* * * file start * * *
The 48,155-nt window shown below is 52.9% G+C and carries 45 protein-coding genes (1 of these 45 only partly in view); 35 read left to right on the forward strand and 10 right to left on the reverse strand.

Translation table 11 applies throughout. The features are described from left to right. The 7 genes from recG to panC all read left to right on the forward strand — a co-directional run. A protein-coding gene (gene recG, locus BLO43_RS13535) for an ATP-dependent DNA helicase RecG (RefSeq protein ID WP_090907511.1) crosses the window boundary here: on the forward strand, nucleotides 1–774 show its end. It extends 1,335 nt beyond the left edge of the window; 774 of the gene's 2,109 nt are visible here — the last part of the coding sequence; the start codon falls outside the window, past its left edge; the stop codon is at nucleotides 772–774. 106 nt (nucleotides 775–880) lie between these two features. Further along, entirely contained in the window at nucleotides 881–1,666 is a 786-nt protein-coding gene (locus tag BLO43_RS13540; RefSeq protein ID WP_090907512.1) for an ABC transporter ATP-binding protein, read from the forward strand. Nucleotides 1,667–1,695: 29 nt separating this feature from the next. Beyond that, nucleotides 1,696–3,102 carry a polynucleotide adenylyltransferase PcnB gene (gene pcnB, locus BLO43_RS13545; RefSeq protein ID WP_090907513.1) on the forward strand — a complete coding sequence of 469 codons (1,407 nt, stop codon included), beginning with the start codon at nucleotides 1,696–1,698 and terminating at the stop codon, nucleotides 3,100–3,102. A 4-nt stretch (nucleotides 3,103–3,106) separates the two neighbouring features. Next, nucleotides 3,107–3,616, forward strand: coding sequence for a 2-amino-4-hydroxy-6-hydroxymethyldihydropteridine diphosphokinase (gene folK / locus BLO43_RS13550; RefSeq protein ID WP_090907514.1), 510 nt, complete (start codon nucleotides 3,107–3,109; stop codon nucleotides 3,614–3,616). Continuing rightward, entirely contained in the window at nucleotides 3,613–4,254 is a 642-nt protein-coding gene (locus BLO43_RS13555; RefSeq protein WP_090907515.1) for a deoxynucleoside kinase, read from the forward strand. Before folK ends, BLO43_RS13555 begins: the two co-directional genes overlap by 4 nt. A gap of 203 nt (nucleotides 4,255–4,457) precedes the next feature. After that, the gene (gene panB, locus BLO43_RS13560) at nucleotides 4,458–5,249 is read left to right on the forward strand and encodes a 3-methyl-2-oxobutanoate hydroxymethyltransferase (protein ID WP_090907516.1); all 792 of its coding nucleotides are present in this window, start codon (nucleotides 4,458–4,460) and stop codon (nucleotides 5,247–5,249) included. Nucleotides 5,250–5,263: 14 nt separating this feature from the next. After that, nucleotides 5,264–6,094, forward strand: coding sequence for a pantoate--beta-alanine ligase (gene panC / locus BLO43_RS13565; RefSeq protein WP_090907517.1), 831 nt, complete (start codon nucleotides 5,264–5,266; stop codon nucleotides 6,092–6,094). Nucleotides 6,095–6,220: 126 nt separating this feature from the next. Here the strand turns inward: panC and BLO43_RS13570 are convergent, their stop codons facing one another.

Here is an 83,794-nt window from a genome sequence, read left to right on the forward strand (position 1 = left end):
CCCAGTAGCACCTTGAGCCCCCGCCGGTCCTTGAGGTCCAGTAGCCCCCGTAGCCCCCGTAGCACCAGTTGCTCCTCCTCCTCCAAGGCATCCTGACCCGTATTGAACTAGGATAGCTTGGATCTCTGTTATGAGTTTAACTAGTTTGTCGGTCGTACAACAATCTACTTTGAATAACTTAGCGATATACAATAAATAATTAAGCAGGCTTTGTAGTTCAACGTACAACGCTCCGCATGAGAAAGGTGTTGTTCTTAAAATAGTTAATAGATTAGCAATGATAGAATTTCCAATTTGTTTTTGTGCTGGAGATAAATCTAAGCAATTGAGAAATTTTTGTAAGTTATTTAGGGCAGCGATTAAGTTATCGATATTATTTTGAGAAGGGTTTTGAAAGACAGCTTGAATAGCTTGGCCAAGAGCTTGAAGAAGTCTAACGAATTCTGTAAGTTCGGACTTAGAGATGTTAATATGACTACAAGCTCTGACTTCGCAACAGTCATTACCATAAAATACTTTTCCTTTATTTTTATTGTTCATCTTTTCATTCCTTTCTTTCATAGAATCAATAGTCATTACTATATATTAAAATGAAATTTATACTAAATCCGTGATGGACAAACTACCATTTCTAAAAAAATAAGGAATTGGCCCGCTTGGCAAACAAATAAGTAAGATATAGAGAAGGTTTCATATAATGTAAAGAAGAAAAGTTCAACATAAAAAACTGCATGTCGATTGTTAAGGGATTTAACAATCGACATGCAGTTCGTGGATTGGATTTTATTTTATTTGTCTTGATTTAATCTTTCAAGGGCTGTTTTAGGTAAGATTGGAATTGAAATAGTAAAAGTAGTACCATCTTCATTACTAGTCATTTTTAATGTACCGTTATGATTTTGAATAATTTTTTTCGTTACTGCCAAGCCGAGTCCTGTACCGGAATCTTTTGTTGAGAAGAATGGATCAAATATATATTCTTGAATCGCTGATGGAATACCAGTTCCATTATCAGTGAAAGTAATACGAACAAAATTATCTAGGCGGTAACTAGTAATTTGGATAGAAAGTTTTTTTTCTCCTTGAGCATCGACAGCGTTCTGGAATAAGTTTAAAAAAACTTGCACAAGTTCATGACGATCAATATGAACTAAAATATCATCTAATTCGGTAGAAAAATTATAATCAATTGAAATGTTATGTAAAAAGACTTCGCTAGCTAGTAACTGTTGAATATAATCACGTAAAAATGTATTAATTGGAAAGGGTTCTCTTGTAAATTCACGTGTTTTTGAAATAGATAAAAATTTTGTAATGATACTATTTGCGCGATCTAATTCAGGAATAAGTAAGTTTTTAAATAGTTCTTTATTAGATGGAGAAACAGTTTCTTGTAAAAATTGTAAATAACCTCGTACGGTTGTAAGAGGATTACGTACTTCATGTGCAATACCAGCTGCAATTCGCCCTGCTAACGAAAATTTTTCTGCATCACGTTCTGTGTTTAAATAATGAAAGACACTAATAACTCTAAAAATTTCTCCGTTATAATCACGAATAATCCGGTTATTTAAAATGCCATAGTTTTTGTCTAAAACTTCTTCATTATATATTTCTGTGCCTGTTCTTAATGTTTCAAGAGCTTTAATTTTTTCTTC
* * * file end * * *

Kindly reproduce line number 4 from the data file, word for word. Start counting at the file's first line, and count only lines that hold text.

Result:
CCCAGTAGCACCTTGAGCCCCCGCCGGTCCTTGAGGTCCAGTAGCCCCCGTAGCCCCCGTAGCACCAGTTGCTCCTCCTCCTCCAAGGCATCCTGACCCGTATTGAACTAGGATAGCTTGGATCTCTGTTATGAGTTTAACTAGTTTGTCGGTCGTACAACAATCTACTTTGAATAACTTAGCGATATACAATAAATAATTAAGCAGGCTTTGTAGTTCAACGTACAACGCTCCGCATGAGAAAGGTGTTGTTCTTAAAATAGTTAATAGATTAGCAATGATAGAATTTCCAATTTGTTTTTGTGCTGGAGATAAATCTAAGCAATTGAGAAATTTTTGTAAGTTATTTAGGGCAGCGATTAAGTTATCGATATTATTTTGAGAAGGGTTTTGAAAGACAGCTTGAATAGCTTGGCCAAGAGCTTGAAGAAGTCTAACGAATTCTGTAAGTTCGGACTTAGAGATGTTAATATGACTACAAGCTCTGACTTCGCAACAGTCATTACCATAAAATACTTTTCCTTTATTTTTATTGTTCATCTTTTCATTCCTTTCTTTCATAGAATCAATAGTCATTACTATATATTAAAATGAAATTTATACTAAATCCGTGATGGACAAACTACCATTTCTAAAAAAATAAGGAATTGGCCCGCTTGGCAAACAAATAAGTAAGATATAGAGAAGGTTTCATATAATGTAAAGAAGAAAAGTTCAACATAAAAAACTGCATGTCGATTGTTAAGGGATTTAACAATCGACATGCAGTTCGTGGATTGGATTTTATTTTATTTGTCTTGATTTAATCTTTCAAGGGCTGTTTTAGGTAAGATTGGAATTGAAATAGTAAAAGTAGTACCATCTTCATTACTAGTCATTTTTAATGTACCGTTATGATTTTGAATAATTTTTTTCGTTACTGCCAAGCCGAGTCCTGTACCGGAATCTTTTGTTGAGAAGAATGGATCAAATATATATTCTTGAATCGCTGATGGAATACCAGTTCCATTATCAGTGAAAGTAATACGAACAAAATTATCTAGGCGGTAACTAGTAATTTGGATAGAAAGTTTTTTTTCTCCTTGAGCATCGACAGCGTTCTGGAATAAGTTTAAAAAAACTTGCACAAGTTCATGACGATCAATATGAACTAAAATATCATCTAATTCGGTAGAAAAATTATAATCAATTGAAATGTTATGTAAAAAGACTTCGCTAGCTAGTAACTGTTGAATATAATCACGTAAAAATGTATTAATTGGAAAGGGTTCTCTTGTAAATTCACGTGTTTTTGAAATAGATAAAAATTTTGTAATGATACTATTTGCGCGATCTAATTCAGGAATAAGTAAGTTTTTAAATAGTTCTTTATTAGATGGAGAAACAGTTTCTTGTAAAAATTGTAAATAACCTCGTACGGTTGTAAGAGGATTACGTACTTCATGTGCAATACCAGCTGCAATTCGCCCTGCTAACGAAAATTTTTCTGCATCACGTTCTGTGTTTAAATAATGAAAGACACTAATAACTCTAAAAATTTCTCCGTTATAATCACGAATAATCCGGTTATTTAAAATGCCATAGTTTTTGTCTAAAACTTCTTCATTATATATTTCTGTGCCTGTTCTTAATGTTTCAAGAGCTTTAATTTTTTCTTC